But I'm not an expert.


I just get frustrated when doctors want people, especially children, to continue to damage themselves, to an even greater degree, so they can get a positive test result and make the "official" diagnosis.  Six months is a long time to purposefully make a child ill.  :(  I think a better tack would have been to try the gluten-free diet for 6 months, while keeping a food and symptom journal, and then retest all the tests to see if they have gone down, even the negative ones.  If they go down, that's an answer too and you've avoided an extra 6 months of poor health and growth.


A few more articles, in case you like to read this stuff too:





Best wishes with whatever you decide to do.

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#928418 Starting To Question Celiac In My 10 Year Old Daughter

Posted by on 25 August 2014 - 02:19 PM

I think those are enough reasons to get her tested.  Bring that list to the doctor and ask for the tTG IgA, tTG IgG, DGP IgA, DGP IgG, EMA IgA and total serum IgA.  Don't have her go gluten-free until after all testing is complete.


Good luck with the doctor.

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#928242 Hurry Up September 4Th

Posted by on 23 August 2014 - 07:42 AM


    True, the symptoms could be ampliphied from my frustration. So they can usually just see the damage during the Endo without taking a biopsy? I was not aware. I'm just tired of feeling like this with no answers. I know a lot of folks go years though.  

No they usually can not see the damage visually during an endoscopy.  There are often signs of inflammation but the vast majority of celiacs need a biopsy for their damage to be seen.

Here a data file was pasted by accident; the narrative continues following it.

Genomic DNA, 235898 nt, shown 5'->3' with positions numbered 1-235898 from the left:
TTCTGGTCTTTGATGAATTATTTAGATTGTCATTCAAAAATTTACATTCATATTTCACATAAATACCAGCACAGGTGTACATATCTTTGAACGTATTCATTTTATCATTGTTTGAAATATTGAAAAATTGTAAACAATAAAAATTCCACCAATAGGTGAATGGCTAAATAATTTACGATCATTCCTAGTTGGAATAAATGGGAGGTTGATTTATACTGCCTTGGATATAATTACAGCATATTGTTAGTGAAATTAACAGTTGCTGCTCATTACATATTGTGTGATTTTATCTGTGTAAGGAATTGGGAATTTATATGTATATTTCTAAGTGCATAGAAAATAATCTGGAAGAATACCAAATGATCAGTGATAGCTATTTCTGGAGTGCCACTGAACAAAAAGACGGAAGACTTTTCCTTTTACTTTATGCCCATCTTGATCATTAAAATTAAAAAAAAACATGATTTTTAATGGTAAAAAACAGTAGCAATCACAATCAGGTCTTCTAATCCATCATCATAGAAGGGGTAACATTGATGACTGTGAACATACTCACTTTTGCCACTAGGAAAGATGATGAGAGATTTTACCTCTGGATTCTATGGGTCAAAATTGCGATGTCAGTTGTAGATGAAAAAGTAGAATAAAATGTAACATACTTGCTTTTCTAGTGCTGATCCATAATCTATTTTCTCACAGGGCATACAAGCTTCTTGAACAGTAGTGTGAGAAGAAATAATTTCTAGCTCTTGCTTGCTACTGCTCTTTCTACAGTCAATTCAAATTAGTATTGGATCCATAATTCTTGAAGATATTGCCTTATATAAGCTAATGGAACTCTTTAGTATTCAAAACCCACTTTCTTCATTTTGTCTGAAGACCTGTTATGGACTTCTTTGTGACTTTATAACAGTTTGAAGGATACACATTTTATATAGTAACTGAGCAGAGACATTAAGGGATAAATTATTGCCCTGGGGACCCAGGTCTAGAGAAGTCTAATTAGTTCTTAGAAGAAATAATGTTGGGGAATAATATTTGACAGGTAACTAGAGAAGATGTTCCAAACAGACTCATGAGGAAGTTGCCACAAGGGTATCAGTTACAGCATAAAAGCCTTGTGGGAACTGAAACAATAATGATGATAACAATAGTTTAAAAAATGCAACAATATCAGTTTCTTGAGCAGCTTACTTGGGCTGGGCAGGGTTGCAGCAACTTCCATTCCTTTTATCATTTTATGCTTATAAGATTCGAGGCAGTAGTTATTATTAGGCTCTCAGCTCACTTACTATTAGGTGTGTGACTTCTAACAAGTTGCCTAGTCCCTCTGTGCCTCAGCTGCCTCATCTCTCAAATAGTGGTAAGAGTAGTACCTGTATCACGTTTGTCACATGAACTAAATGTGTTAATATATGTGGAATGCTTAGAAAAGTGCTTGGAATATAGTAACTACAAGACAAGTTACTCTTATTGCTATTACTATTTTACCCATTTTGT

Hang in there. Many of us have had our problems brushed off or were told it's all in our head.  I almost think it should be a sign of celiac disease.  ;) People often come around once they see you feeling and looking much better after you've been on the gluten-free diet a few months.


If all the tests come back negative, don't forget that it could be non-celiac gluten sensitivity (NCGS) which has almost all of the same symptoms as celiac disease, minus villi damage and the DH skin rash.  There are a fair number of people with NCGS around here who had symptoms more severe than mine - it's not a thing to be ignored.


I hope you are feeling better soon.  (hug)

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#928159 Advice Requested - Now Gluten Free, But No Diagnosis

Posted by on 22 August 2014 - 06:28 AM

Glad it's done.  :)  Good luck with the diet.  I hope you have a speedy recovery!

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#927613 Ttg Iga 14 - Not That High?

Posted by on 15 August 2014 - 05:45 PM

Welcome to the board.  :)


You are 40% over and above the normal range... doesn't seem that weak to me.  ;)  Yes, some of us had really high tests, but many did not - that's part of the reason this forum is so popular is because the testing can be soooo confusing.  There are also those out there who had completely negative blood tests but a positive biopsy.  And then there is the reverse where you get a negative biopsy but positive labs....


I very rarely see someone whose lab results all scream "Celiac!"  It's definitely the minority. LOL

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#927505 Finally Saw The Gi!

Posted by on 14 August 2014 - 07:04 PM

Good luck with those tests!  I hope they give you some very clear answers! :)